Communion,” “sacred emblems,” “consecrated bread,” and “immortal wine”
finally brought me to my best understanding of this poem. Dickinson has
created a metaphor of the Indian Summer, filled with religious allusions,
to discuss faith in the afterlife and the immortality it supposedly grants.
I believe that Dickinson is asserting that the afterlife and faith in
immortality through heaven, is an illusion much like an Indian Summer. It
fools us, with a taste, a hope of life as death is coming, but that
inevitably the Last Communion – final judgment before death – is actually
nothing more than a chicanery, that immortality cannot be found through
religion, for we must remember that the 'Indian Summer' only “almost”
fooled her.

Adrian Wassel from United States
Comment 7 of 30, added on March 26th, 2010 at 10:35 AM.
reading Dickinson

I agree with k but not with Sarah. The deceptive and temporary beauty of an
Indian summer "ALMOST induces" the speaker's belief, but she will not be
fooled by what it would be nice to think. Dickinson was a naturalist and a
nonbeliever, a tough-minded realist.

George Wolff from United States
Comment 6 of 30, added on October 17th, 2008 at 7:08 AM.

You guess know nothing about poetry. First you must remember that this a
Emily Dickison. Her poems were meant for no one but her. So you can never
really be too sure what she was talking about but it sure as heck isn't
death or animal intuition. It is about Indian Summer and how it tricks her
into thinking it is Summer again. Its not religious she is just comparing
communion to Indian Summer. You people are way off base.

Manny K from United States
Comment 5 of 30, added on February 21st, 2008 at 5:52 PM.

The birds coming back is meant to be the beginning of summer, when the
birds come back... however, the poem is a progression through summer.
Summer makes us feel young and invincible. Yet the changing of the season's
represents death

Jim from United States
Comment 4 of 30, added on January 29th, 2006 at 11:56 AM.

Second from last line should read, "Thy consecrated..."

It's about Indian Summer, a climatic condition in New England, other
places. Take care, pilgrims.

K from United States
Comment 3 of 30, added on October 13th, 2005 at 12:21 PM.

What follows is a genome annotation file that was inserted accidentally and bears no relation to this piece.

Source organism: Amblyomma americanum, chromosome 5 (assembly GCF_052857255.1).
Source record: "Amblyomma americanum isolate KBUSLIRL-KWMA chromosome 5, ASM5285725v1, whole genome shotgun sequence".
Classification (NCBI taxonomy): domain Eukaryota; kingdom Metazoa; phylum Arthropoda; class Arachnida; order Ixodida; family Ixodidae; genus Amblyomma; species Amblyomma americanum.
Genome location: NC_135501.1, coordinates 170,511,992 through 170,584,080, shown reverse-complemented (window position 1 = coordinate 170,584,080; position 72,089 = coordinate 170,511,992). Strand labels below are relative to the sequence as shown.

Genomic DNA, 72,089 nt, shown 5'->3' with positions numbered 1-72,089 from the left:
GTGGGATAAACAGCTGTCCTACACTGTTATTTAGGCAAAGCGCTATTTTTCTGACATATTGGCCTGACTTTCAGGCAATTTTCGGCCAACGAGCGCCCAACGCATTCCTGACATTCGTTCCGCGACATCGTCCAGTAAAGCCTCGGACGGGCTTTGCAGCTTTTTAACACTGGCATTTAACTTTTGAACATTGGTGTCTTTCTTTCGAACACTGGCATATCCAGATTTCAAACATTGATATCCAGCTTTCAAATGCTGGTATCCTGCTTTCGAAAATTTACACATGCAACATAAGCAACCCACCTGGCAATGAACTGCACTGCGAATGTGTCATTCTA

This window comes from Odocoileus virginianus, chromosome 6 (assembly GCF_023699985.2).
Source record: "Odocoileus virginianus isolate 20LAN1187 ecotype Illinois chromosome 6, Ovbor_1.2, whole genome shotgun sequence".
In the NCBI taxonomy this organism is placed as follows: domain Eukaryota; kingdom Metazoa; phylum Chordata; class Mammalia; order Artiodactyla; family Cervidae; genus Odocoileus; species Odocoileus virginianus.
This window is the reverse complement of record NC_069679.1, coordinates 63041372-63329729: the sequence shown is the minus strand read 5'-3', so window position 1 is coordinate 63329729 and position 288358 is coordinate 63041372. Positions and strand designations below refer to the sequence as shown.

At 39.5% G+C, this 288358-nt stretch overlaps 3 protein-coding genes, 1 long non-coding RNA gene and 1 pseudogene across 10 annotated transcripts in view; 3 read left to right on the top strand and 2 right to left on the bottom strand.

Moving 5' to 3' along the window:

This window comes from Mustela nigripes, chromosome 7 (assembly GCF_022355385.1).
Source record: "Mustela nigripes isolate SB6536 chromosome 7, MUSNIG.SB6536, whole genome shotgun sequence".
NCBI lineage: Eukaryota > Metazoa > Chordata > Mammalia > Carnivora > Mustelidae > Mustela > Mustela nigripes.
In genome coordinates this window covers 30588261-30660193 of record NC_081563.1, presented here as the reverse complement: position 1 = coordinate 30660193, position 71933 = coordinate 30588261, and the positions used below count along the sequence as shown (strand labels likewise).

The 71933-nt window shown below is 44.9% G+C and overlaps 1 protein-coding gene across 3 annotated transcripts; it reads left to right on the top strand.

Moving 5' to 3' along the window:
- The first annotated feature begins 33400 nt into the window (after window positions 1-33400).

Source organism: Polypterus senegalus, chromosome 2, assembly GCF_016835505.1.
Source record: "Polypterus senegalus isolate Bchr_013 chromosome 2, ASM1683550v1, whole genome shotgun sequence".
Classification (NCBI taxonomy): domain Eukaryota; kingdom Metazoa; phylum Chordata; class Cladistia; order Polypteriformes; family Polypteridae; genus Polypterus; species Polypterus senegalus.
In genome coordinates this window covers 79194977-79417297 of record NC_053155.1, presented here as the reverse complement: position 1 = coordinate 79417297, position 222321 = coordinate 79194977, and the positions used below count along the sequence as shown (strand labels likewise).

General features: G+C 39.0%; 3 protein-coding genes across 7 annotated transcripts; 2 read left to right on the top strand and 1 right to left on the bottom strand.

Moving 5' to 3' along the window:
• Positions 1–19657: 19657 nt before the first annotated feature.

how can it be about winter coming if the birds are coming BACK? if they're
coming back, they would have had to leave. durr?

lisa from United States
Comment 2 of 30, added on April 20th, 2005 at 10:30 PM.

This poem is so much more than just about the intuition of animals. It is
very religious (the allusions are rampant) and the poem itself discusses an
'indian summer' or if taken figuratively a season when death is approaching
but the vitality of summer is still there -- the last communion being the
final confession before death, the fact that she is almost fooled by the
summer or the life that is still present before death -- and that she looks
for immortality and is hopeful but unsure of it.

sarah
Comment 1 of 30, added on February 1st, 2005 at 1:08 AM.

This is a Lovely poem, that speaks about nature in a sense that shows
animals instinct for changes in the whether

A. Hepburn from Bahamas

This poem has been commented on more than 10 times. Click below to see the other comments.
1 2 [3]
Share |


Information about These are the days when Birds come back

Poet: Emily Dickinson
Poem: 130. These are the days when Birds come back
Volume: Complete Poems of Emily Dickinson
Year: 1955
Added: Jan 9 2004
Viewed: 1821 times
Poem of the Day: Sep 26 2002


Add Comment

Do you have any comments, criticism, paraphrasis or analysis of this poem that you feel would assist other visitors in understanding this poem better? If they are accepted, they will be added to this page of American Poems. Together we can build a wealth of information, but it will take some discipline and determination.

Do not post questions, pleas for homework help or anything of the sort, as these types of comments will be removed. The proper place for questions is the poetry forum.

Please note that after you post a comment, it can take up to an hour before it is visible on the website! Rest assured that your comment is not lost, so don't enter your comment again.

Comment on: 130. These are the days when Birds come back
By: Emily Dickinson

Name: (required)
E-mail Address: (required)
Country:
Show E-mail Address:
Yes No
Subject:
Poem Comments:

Poem Info

Dickinson Info
Copyright © 2000-2012 Gunnar Bengtsson. All Rights Reserved. Links | Bookstore